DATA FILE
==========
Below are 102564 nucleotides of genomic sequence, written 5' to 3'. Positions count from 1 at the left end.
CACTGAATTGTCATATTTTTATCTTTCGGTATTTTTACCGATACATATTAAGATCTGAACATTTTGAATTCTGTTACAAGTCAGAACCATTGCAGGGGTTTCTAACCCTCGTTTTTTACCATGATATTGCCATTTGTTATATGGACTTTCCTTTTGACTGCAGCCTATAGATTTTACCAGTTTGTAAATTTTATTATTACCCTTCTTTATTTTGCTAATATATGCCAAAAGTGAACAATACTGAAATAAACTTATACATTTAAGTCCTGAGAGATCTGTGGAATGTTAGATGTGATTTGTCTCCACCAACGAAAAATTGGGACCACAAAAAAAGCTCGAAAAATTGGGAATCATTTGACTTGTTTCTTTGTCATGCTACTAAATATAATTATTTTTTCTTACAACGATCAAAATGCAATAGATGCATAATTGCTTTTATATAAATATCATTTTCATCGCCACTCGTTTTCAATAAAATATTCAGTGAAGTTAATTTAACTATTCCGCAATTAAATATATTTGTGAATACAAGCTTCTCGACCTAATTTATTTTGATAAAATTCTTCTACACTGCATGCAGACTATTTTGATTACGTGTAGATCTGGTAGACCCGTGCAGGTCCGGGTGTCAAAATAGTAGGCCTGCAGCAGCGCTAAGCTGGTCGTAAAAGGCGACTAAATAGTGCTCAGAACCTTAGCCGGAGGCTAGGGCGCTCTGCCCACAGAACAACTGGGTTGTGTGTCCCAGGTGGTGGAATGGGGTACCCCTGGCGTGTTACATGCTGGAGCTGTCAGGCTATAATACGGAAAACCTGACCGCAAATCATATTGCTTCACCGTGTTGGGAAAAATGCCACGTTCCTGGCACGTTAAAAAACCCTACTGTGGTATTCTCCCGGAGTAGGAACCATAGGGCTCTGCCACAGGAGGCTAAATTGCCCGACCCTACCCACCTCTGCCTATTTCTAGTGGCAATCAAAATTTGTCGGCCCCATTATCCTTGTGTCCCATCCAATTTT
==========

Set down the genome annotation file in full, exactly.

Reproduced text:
Below are 102564 nucleotides of genomic sequence, written 5' to 3'. Positions count from 1 at the left end.
CACTGAATTGTCATATTTTTATCTTTCGGTATTTTTACCGATACATATTAAGATCTGAACATTTTGAATTCTGTTACAAGTCAGAACCATTGCAGGGGTTTCTAACCCTCGTTTTTTACCATGATATTGCCATTTGTTATATGGACTTTCCTTTTGACTGCAGCCTATAGATTTTACCAGTTTGTAAATTTTATTATTACCCTTCTTTATTTTGCTAATATATGCCAAAAGTGAACAATACTGAAATAAACTTATACATTTAAGTCCTGAGAGATCTGTGGAATGTTAGATGTGATTTGTCTCCACCAACGAAAAATTGGGACCACAAAAAAAGCTCGAAAAATTGGGAATCATTTGACTTGTTTCTTTGTCATGCTACTAAATATAATTATTTTTTCTTACAACGATCAAAATGCAATAGATGCATAATTGCTTTTATATAAATATCATTTTCATCGCCACTCGTTTTCAATAAAATATTCAGTGAAGTTAATTTAACTATTCCGCAATTAAATATATTTGTGAATACAAGCTTCTCGACCTAATTTATTTTGATAAAATTCTTCTACACTGCATGCAGACTATTTTGATTACGTGTAGATCTGGTAGACCCGTGCAGGTCCGGGTGTCAAAATAGTAGGCCTGCAGCAGCGCTAAGCTGGTCGTAAAAGGCGACTAAATAGTGCTCAGAACCTTAGCCGGAGGCTAGGGCGCTCTGCCCACAGAACAACTGGGTTGTGTGTCCCAGGTGGTGGAATGGGGTACCCCTGGCGTGTTACATGCTGGAGCTGTCAGGCTATAATACGGAAAACCTGACCGCAAATCATATTGCTTCACCGTGTTGGGAAAAATGCCACGTTCCTGGCACGTTAAAAAACCCTACTGTGGTATTCTCCCGGAGTAGGAACCATAGGGCTCTGCCACAGGAGGCTAAATTGCCCGACCCTACCCACCTCTGCCTATTTCTAGTGGCAATCAAAATTTGTCGGCCCCATTATCCTTGTGTCCCATCCAATTTT